Baseband version of the bat-inspired spectrogram correlation and transformation receiver
Poster presentation at the 2016 Defence and Security Doctoral Symposium.
Echolocating bats have evolved an excellent ability to detect, resolve and discriminate targets in highly challenging environments. They have had more than 50 million years of evolution to optimise their echolocation system and behavioural experiments have shown their exceptional ability to detect and classify targets even in highly cluttered surroundings.
Behavioural experiments have demonstrated that bats are able to resolve closely located scatterers:
• a two-point resolution of 2÷10 μs with waveforms of a bandwidth of 85 kHz (Eptesicus fuscus)
• discriminate between two phantom target echoes separated by a time-delay of about 1 μs with waveforms of a bandwidth of up to 100 kHz (Megaderma lyra)
• higher range resolution performance with respect to the conventional matched filter
The way bats process target echoes is different from the standard processing techniques used in radar and sonar, and there may be lessons to learn by investigating differences and similarities. The Spectrogram Correlation And Transformation receiver (SCAT) is an existing model of the bat auditory system that takes into account the physiology and underlying neural organisation in bats that emit chirped signals.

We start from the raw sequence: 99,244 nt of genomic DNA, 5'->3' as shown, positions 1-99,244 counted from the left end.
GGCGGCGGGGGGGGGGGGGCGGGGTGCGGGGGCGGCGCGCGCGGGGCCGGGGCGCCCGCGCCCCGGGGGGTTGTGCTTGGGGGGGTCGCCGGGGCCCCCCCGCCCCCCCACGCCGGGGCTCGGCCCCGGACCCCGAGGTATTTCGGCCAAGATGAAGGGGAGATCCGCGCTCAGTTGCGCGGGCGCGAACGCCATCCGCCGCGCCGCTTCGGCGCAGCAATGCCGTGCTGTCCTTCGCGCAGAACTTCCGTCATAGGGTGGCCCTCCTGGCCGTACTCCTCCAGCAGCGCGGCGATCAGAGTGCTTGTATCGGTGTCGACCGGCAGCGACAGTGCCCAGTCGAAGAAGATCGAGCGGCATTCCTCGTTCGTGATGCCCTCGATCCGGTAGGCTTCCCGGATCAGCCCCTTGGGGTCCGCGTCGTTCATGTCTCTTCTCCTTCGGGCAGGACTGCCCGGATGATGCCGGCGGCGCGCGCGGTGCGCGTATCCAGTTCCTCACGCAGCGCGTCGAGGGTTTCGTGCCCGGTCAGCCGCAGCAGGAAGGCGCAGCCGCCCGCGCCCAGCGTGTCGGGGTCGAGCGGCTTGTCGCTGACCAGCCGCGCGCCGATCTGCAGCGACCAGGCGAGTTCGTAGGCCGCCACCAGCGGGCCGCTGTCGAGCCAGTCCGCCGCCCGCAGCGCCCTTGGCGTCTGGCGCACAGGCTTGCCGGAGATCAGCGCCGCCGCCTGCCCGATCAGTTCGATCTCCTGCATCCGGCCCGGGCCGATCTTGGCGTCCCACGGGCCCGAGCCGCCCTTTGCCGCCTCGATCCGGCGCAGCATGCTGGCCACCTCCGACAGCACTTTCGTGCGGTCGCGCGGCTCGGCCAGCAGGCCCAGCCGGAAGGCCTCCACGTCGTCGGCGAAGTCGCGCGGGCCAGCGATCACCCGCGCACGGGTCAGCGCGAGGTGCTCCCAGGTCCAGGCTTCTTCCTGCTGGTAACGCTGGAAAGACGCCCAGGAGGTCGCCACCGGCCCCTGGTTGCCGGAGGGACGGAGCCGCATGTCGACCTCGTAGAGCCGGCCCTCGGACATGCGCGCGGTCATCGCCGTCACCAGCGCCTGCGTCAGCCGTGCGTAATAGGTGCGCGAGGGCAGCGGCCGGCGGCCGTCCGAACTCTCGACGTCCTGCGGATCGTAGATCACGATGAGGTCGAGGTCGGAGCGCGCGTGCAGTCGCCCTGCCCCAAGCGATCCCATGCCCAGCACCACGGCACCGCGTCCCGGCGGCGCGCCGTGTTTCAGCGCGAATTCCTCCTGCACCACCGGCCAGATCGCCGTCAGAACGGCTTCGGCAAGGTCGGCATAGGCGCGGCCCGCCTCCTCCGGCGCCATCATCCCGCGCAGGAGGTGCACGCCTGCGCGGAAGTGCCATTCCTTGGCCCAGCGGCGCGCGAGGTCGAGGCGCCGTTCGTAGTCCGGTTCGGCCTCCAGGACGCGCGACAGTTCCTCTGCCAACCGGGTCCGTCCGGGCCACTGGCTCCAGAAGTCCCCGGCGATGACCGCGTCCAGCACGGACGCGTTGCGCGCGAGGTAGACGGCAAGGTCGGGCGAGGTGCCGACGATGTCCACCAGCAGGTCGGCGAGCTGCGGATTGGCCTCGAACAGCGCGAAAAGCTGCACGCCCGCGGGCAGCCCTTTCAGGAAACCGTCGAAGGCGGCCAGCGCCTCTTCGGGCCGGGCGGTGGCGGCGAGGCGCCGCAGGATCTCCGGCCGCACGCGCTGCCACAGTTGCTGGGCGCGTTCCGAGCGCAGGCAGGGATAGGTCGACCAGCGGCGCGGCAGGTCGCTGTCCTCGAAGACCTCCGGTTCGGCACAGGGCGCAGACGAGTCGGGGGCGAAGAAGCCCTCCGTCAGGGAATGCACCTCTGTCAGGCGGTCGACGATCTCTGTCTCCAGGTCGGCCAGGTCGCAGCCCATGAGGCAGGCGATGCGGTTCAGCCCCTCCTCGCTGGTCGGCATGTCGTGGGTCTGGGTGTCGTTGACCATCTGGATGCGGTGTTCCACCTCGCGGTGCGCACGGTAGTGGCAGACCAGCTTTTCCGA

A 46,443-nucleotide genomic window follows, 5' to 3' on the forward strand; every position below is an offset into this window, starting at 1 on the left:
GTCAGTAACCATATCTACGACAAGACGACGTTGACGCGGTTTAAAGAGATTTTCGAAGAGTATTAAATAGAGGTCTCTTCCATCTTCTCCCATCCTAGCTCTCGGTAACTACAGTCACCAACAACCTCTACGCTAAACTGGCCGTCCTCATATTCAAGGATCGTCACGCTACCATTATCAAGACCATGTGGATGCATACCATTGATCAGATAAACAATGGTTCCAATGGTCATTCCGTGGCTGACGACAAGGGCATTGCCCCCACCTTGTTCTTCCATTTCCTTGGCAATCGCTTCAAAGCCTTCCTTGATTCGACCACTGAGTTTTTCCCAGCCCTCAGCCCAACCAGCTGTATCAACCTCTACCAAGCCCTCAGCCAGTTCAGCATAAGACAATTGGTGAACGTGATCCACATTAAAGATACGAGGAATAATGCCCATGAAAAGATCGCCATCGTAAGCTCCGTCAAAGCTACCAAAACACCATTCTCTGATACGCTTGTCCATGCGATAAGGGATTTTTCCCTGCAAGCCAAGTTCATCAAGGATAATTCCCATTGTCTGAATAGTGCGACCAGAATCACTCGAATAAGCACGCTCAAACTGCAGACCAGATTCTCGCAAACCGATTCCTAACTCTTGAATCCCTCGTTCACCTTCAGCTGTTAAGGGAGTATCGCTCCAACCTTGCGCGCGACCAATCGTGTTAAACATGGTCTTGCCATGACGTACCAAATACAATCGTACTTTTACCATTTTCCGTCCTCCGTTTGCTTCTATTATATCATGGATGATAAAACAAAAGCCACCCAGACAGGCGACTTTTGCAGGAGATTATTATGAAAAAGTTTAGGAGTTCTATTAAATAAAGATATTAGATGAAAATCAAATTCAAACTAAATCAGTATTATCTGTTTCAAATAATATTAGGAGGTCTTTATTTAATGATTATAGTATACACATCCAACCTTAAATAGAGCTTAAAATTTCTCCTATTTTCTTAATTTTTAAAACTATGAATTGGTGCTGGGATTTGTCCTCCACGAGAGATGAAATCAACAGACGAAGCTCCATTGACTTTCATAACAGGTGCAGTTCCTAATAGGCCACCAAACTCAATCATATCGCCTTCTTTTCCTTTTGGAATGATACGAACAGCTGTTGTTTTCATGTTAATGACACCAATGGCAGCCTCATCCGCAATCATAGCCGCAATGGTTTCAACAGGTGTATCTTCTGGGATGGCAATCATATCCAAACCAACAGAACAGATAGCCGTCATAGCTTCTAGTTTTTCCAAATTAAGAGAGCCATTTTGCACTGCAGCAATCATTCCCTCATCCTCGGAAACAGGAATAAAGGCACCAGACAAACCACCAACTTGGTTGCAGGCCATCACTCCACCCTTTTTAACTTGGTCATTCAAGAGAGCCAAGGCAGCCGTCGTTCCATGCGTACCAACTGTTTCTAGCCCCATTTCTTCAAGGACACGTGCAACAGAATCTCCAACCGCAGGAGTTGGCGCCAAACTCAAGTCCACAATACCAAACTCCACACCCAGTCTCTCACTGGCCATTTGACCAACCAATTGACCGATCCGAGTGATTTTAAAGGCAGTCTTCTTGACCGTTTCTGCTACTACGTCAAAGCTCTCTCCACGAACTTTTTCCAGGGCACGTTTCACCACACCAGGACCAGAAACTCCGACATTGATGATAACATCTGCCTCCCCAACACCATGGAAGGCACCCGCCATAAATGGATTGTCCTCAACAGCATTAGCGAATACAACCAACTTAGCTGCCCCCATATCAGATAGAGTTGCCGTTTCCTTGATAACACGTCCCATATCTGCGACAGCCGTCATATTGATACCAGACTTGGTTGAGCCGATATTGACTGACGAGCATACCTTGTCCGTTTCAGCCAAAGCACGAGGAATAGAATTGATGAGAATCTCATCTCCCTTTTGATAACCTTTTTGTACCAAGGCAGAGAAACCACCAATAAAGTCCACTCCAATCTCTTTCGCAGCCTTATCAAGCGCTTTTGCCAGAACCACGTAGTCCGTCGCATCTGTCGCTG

The aims of this work are:
• develop a baseband receiver equivalent to the SCAT to
- allow the application of biologically inspired signal processing to radar baseband signals
- enable further theoretical analysis of the key concepts, advantages and limitations of the “bat signal processing”
• carry out simulations and experiments to investigate differences and similarities between the output (the frequency interference pattern for two closely located scatterers) of the original SCAT and that of the proposed baseband version.